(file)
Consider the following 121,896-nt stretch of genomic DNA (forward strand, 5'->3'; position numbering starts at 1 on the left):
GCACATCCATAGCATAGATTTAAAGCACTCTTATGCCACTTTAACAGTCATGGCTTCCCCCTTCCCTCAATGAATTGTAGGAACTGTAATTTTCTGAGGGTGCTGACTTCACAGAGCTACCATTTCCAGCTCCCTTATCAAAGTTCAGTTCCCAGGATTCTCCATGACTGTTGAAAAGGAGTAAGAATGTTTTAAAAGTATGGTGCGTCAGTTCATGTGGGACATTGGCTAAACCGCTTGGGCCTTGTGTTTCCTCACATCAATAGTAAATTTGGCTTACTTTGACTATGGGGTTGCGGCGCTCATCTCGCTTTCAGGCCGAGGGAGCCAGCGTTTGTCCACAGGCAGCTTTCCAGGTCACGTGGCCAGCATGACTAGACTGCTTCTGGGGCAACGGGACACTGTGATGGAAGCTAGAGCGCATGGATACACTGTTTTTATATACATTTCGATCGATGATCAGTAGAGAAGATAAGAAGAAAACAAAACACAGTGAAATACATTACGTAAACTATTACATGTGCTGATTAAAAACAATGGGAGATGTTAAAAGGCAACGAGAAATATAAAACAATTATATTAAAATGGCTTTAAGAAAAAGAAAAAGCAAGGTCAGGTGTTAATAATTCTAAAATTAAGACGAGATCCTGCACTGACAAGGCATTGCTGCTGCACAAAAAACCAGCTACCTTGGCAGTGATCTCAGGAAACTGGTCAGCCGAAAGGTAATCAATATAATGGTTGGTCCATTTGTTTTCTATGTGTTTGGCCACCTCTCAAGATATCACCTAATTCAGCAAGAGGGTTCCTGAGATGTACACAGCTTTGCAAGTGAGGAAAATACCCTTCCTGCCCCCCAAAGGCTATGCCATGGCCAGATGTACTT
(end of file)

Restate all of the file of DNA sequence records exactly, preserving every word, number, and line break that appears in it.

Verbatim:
Consider the following 121,896-nt stretch of genomic DNA (forward strand, 5'->3'; position numbering starts at 1 on the left):
GCACATCCATAGCATAGATTTAAAGCACTCTTATGCCACTTTAACAGTCATGGCTTCCCCCTTCCCTCAATGAATTGTAGGAACTGTAATTTTCTGAGGGTGCTGACTTCACAGAGCTACCATTTCCAGCTCCCTTATCAAAGTTCAGTTCCCAGGATTCTCCATGACTGTTGAAAAGGAGTAAGAATGTTTTAAAAGTATGGTGCGTCAGTTCATGTGGGACATTGGCTAAACCGCTTGGGCCTTGTGTTTCCTCACATCAATAGTAAATTTGGCTTACTTTGACTATGGGGTTGCGGCGCTCATCTCGCTTTCAGGCCGAGGGAGCCAGCGTTTGTCCACAGGCAGCTTTCCAGGTCACGTGGCCAGCATGACTAGACTGCTTCTGGGGCAACGGGACACTGTGATGGAAGCTAGAGCGCATGGATACACTGTTTTTATATACATTTCGATCGATGATCAGTAGAGAAGATAAGAAGAAAACAAAACACAGTGAAATACATTACGTAAACTATTACATGTGCTGATTAAAAACAATGGGAGATGTTAAAAGGCAACGAGAAATATAAAACAATTATATTAAAATGGCTTTAAGAAAAAGAAAAAGCAAGGTCAGGTGTTAATAATTCTAAAATTAAGACGAGATCCTGCACTGACAAGGCATTGCTGCTGCACAAAAAACCAGCTACCTTGGCAGTGATCTCAGGAAACTGGTCAGCCGAAAGGTAATCAATATAATGGTTGGTCCATTTGTTTTCTATGTGTTTGGCCACCTCTCAAGATATCACCTAATTCAGCAAGAGGGTTCCTGAGATGTACACAGCTTTGCAAGTGAGGAAAATACCCTTCCTGCCCCCCAAAGGCTATGCCATGGCCAGATGTACTT